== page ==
Is the “rod” in Proverbs 13:24 a literal rod (i.e., like a cane) or should it be taken metaphorically as referring to “discipline” which can take any form?

Proverbs 13:24 reads: “He that spareth his rod hateth his son: but he that loveth him chasteneth him betimes.” I am aware that there are godly ministers who have held to the view that the rod here is to be taken metaphorically, and that the use of the rod or cane on children is unloving. I think there is something we must learn from that view, in that discipline need not always be enacted with the use of the rod or cane; and that love must be our primary motive for chastisement of our children. However, I am personally convinced that the use of the rod or cane is a biblical method of chastening.

First of all, the most basic meaning of the Hebrew word for “rod” (shebet), as given in the Lexicon is: “rod, staff (evidently common article), for smiting” (BAGD). It is true that shebet can also be translated as “sceptre” (e.g., Gen 49:10), and “sceptre” is often used as a figure of speech for authority. But I believe our translators are correct to render the word as “rod” in Proverb 13:24, because the context speaks of chastisement. The original readers of Solomon, reading shebet in the context of chastisement would no doubt have understood that corporal infliction of pain is involved, for it is impossible in the context to translate shebet as “sceptre,” and if “rod” is meant, how else would one use a rod in chastisement? “A whip for the horse, a bridle for the ass, and a rod for the fool’s back” (Prov 26:3), says Solomon.

Secondly, if we should interpret “rod” as being a general metaphor for discipline, then it will be quite impossible to interpret verses where the use of the rod is given as one means of discipline, such as: “The rod and reproof give wisdom: but a child left to himself bringeth his mother to shame” (Prov 29:15).

Thirdly, Solomon, writing under inspiration, also says: “Withhold not correction from the child: for if thou beatest him with the rod, he shall not die. Thou shalt beat him with the rod, and shalt deliver his soul from hell” (Prov 23:13–14). The word rendered “beat” (nakah) occurs 500 times in the Hebrew Old Testament. Apart from its occasional use to describe the affliction of disease upon plants, animals or men, it always implies the use of physical force. So we can be quite sure that Solomon has in mind literal beating or spanking. Indeed, if he does not have that in mind, why does he assure the parents: “if thou beatest him with the rod, he shall not die” (italics mine)?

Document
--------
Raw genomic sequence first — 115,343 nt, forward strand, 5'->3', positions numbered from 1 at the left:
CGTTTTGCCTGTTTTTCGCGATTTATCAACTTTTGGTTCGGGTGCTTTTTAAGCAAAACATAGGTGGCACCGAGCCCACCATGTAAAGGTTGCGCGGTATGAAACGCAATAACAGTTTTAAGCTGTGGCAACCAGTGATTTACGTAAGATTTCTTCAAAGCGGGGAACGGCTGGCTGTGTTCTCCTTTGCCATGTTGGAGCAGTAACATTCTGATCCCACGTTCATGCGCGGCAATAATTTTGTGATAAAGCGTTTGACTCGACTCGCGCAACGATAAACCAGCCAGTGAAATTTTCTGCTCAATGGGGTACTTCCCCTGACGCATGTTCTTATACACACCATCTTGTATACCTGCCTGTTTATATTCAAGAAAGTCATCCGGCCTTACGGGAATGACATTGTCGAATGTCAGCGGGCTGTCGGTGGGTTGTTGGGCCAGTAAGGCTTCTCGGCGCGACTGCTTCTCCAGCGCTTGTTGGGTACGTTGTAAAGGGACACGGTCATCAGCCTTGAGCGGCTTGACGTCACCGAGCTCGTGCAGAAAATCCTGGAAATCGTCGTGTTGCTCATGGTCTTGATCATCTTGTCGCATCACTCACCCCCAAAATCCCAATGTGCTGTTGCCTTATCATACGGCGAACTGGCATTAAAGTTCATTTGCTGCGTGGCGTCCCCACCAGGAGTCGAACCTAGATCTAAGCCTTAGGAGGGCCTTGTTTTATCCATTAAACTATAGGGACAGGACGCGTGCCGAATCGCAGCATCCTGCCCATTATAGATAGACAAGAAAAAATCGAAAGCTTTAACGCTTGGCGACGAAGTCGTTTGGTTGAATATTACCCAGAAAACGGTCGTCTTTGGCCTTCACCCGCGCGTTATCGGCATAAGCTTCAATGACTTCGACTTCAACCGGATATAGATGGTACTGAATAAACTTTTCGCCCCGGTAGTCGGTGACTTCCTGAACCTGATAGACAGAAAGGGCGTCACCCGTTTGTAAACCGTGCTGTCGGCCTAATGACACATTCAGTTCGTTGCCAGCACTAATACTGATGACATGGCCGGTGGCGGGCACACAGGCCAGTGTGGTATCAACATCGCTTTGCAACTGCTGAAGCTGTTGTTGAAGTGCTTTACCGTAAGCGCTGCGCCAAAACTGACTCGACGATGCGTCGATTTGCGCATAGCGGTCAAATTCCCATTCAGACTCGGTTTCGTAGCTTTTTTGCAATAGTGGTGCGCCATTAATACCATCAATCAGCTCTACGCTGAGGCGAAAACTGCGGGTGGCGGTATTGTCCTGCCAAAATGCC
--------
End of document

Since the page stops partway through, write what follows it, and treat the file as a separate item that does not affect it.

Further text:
We conclude therefore that the literal use of the rod is biblical and right, even though it may go against our sense of civility. Indeed, the literal use of the rod may be said to be mandatory where childish rebellion is evident. We must be careful not to read our culture and personal sentiments into the Scriptures.

Now, having said all these, I think we must be extremely careful not to misuse the text to justify any abuse of children. All chastisement must be loving and with the aim of inculcating good in our children. It must never be carried out in anger or irritation, for sin makes it difficult for us to control ourselves when we are reacting emotionally. Also chastisement must be fitted according to the age of the child. To use a rod on a baby who is not cognisant of right or wrong (cf. Deut 1:39; Jon 4:11) could indeed be barbaric. Indeed, I believe the rod should be used only when the child have some idea of the difference between “right” and “wrong,” “good” and “bad,” or “yes” and “no.” (See “ Biblical Principles for Training Children” in PCC Bulletin, vol. 2, no. 30, dated 21 January 2001.)